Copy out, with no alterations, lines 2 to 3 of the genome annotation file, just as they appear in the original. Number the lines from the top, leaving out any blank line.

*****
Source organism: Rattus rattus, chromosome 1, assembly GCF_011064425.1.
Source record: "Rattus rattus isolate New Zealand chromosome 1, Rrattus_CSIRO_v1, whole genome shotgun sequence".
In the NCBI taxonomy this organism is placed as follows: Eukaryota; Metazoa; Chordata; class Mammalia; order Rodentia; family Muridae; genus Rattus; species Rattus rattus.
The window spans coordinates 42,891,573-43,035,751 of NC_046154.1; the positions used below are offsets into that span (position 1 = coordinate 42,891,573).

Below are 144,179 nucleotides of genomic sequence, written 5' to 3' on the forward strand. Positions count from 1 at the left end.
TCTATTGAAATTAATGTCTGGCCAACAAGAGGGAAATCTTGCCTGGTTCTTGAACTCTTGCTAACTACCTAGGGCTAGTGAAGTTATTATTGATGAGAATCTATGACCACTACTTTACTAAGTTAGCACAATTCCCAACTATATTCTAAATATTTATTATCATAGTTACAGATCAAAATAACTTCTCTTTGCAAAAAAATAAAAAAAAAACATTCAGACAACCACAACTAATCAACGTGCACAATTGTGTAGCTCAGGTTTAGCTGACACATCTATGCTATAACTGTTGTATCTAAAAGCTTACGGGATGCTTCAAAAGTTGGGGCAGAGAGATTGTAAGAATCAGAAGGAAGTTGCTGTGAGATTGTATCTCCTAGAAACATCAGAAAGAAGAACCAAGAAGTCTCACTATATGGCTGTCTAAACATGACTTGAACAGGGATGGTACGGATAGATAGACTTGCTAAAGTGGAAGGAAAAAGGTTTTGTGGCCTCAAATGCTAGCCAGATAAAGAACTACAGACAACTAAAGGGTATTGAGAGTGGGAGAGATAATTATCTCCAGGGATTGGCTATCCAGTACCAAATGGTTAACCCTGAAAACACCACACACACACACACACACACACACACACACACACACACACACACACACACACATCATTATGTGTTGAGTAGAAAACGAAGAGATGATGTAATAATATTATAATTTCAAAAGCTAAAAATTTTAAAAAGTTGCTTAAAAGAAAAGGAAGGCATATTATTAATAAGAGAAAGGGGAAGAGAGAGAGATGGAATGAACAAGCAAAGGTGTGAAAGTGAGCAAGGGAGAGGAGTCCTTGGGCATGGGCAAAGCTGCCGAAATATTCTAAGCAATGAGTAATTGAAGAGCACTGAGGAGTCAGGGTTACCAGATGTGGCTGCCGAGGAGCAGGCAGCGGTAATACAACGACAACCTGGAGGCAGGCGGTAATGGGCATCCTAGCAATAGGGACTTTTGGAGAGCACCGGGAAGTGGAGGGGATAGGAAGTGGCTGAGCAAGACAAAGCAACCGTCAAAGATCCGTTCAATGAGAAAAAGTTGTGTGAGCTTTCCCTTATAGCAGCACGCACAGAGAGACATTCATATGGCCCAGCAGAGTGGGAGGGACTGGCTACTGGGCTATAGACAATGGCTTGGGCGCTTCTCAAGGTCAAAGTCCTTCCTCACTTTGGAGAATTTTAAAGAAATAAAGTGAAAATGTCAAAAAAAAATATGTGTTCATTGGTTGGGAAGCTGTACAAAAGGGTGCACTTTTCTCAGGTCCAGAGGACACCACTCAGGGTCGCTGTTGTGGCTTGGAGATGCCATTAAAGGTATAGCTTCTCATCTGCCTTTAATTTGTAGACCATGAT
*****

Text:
Source record: "Rattus rattus isolate New Zealand chromosome 1, Rrattus_CSIRO_v1, whole genome shotgun sequence".
In the NCBI taxonomy this organism is placed as follows: Eukaryota; Metazoa; Chordata; class Mammalia; order Rodentia; family Muridae; genus Rattus; species Rattus rattus.